Several companies have stepped forward to develop software to manage the business from “seed to sale.” To add to the complication is the increasing demand for alternative methods of consumption as the medical cannabis market matures. Many medical users are adverse to smoking, and the industry is seeing huge growth in consumables, edibles, vaporized oils, tinctures and sublingual strips.

The problem, said Kovacevich, is that the industry is extremely complex. In the U.S. marijuana is illegal at the federal level, but a growing number of states is approving its usage for medical and even recreational purposes. For example, in Colorado, the growers are also retailers, but in Washington, if you grow marijuana, you are not allowed to sell it, and vice versa. This is not expected to change until marijuana becomes legal on a federal level and national standards are set.

Software companies entering the cannabis market are finding niches, meaning that businesses must utilize a more than one product to be fully automated. Greenbits has a POS tailored to the cannabis industry, and MJ Freeway, Metrc, and BioTrack all provide traceability and compliance software, or as cloud services. the growers used to the necessity for supply chain management and transparency in accounting is sometimes a tough sell. There are a couple of reasons for this. One is that after flying under the radar for so long, it is uncomfortable for many growers to expose their business to the world.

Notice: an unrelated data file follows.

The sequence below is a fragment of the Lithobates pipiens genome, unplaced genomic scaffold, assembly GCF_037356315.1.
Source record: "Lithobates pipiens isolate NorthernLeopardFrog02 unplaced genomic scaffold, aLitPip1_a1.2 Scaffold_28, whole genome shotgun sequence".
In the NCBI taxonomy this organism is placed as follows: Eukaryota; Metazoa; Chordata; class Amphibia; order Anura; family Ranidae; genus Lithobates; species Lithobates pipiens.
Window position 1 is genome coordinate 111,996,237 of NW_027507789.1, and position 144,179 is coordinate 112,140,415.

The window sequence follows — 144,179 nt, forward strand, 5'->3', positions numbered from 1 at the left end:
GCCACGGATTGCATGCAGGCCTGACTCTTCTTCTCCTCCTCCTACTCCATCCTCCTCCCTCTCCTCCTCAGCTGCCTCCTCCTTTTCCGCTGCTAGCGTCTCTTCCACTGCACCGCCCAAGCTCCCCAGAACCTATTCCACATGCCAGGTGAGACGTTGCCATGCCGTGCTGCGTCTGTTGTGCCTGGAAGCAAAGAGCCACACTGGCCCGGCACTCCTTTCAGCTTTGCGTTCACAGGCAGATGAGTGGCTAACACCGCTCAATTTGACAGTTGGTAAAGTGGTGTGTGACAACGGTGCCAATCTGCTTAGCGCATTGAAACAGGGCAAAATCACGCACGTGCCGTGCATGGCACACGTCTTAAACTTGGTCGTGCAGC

On a more practical level, tax laws regarding cannabis are complicated and not business friendly because of Congress’ refusal to remove the Schedule 1 drug classification. This means that marijuana is alongside heroin and LSD as among the “most dangerous drugs” and has “no currently accepted medical use and a high potential for abuse.”